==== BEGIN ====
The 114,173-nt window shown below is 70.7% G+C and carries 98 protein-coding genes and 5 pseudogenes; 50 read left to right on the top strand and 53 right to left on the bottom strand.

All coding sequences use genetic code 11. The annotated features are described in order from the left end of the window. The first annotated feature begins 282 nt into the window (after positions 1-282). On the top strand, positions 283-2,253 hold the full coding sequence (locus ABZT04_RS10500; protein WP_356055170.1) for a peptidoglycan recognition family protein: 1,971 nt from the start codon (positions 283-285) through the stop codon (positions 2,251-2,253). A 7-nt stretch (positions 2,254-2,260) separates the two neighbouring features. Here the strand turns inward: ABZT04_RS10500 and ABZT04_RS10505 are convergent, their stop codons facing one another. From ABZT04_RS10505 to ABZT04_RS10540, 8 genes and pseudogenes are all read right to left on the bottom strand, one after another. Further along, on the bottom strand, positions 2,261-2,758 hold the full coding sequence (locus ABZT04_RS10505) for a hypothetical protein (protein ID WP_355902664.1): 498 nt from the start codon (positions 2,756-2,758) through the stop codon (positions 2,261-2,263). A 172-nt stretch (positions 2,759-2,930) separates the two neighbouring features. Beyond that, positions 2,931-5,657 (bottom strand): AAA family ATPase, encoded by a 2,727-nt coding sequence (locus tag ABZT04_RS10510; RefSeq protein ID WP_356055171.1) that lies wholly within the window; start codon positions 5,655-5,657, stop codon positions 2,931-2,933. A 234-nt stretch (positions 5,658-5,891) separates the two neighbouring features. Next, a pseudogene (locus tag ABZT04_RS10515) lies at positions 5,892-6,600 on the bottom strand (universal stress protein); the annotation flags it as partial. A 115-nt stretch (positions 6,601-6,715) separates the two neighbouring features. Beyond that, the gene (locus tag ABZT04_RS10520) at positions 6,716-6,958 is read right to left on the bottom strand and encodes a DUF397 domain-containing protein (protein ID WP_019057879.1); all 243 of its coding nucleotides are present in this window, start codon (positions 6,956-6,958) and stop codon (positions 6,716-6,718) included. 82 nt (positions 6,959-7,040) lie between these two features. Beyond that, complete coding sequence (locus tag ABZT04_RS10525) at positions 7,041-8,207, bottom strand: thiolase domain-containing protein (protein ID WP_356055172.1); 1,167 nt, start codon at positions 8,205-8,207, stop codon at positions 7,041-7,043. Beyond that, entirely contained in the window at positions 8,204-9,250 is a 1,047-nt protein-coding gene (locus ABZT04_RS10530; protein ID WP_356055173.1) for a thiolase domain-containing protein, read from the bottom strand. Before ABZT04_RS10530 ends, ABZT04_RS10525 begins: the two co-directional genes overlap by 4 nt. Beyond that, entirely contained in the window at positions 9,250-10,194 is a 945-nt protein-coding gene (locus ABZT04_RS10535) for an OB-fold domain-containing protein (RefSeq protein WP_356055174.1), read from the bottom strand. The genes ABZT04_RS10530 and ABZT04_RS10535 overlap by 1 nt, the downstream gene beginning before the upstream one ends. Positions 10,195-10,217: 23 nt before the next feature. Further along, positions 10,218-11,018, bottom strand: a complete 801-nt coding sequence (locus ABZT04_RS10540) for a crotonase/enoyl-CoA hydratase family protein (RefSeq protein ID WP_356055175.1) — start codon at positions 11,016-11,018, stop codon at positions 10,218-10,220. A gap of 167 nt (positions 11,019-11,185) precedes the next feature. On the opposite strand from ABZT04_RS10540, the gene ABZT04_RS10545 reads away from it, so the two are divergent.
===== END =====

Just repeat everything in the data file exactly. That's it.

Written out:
The 114,173-nt window shown below is 70.7% G+C and carries 98 protein-coding genes and 5 pseudogenes; 50 read left to right on the top strand and 53 right to left on the bottom strand.

All coding sequences use genetic code 11. The annotated features are described in order from the left end of the window. The first annotated feature begins 282 nt into the window (after positions 1-282). On the top strand, positions 283-2,253 hold the full coding sequence (locus ABZT04_RS10500; protein WP_356055170.1) for a peptidoglycan recognition family protein: 1,971 nt from the start codon (positions 283-285) through the stop codon (positions 2,251-2,253). A 7-nt stretch (positions 2,254-2,260) separates the two neighbouring features. Here the strand turns inward: ABZT04_RS10500 and ABZT04_RS10505 are convergent, their stop codons facing one another. From ABZT04_RS10505 to ABZT04_RS10540, 8 genes and pseudogenes are all read right to left on the bottom strand, one after another. Further along, on the bottom strand, positions 2,261-2,758 hold the full coding sequence (locus ABZT04_RS10505) for a hypothetical protein (protein ID WP_355902664.1): 498 nt from the start codon (positions 2,756-2,758) through the stop codon (positions 2,261-2,263). A 172-nt stretch (positions 2,759-2,930) separates the two neighbouring features. Beyond that, positions 2,931-5,657 (bottom strand): AAA family ATPase, encoded by a 2,727-nt coding sequence (locus tag ABZT04_RS10510; RefSeq protein ID WP_356055171.1) that lies wholly within the window; start codon positions 5,655-5,657, stop codon positions 2,931-2,933. A 234-nt stretch (positions 5,658-5,891) separates the two neighbouring features. Next, a pseudogene (locus tag ABZT04_RS10515) lies at positions 5,892-6,600 on the bottom strand (universal stress protein); the annotation flags it as partial. A 115-nt stretch (positions 6,601-6,715) separates the two neighbouring features. Beyond that, the gene (locus tag ABZT04_RS10520) at positions 6,716-6,958 is read right to left on the bottom strand and encodes a DUF397 domain-containing protein (protein ID WP_019057879.1); all 243 of its coding nucleotides are present in this window, start codon (positions 6,956-6,958) and stop codon (positions 6,716-6,718) included. 82 nt (positions 6,959-7,040) lie between these two features. Beyond that, complete coding sequence (locus tag ABZT04_RS10525) at positions 7,041-8,207, bottom strand: thiolase domain-containing protein (protein ID WP_356055172.1); 1,167 nt, start codon at positions 8,205-8,207, stop codon at positions 7,041-7,043. Beyond that, entirely contained in the window at positions 8,204-9,250 is a 1,047-nt protein-coding gene (locus ABZT04_RS10530; protein ID WP_356055173.1) for a thiolase domain-containing protein, read from the bottom strand. Before ABZT04_RS10530 ends, ABZT04_RS10525 begins: the two co-directional genes overlap by 4 nt. Beyond that, entirely contained in the window at positions 9,250-10,194 is a 945-nt protein-coding gene (locus ABZT04_RS10535) for an OB-fold domain-containing protein (RefSeq protein WP_356055174.1), read from the bottom strand. The genes ABZT04_RS10530 and ABZT04_RS10535 overlap by 1 nt, the downstream gene beginning before the upstream one ends. Positions 10,195-10,217: 23 nt before the next feature. Further along, positions 10,218-11,018, bottom strand: a complete 801-nt coding sequence (locus ABZT04_RS10540) for a crotonase/enoyl-CoA hydratase family protein (RefSeq protein ID WP_356055175.1) — start codon at positions 11,016-11,018, stop codon at positions 10,218-10,220. A gap of 167 nt (positions 11,019-11,185) precedes the next feature. On the opposite strand from ABZT04_RS10540, the gene ABZT04_RS10545 reads away from it, so the two are divergent.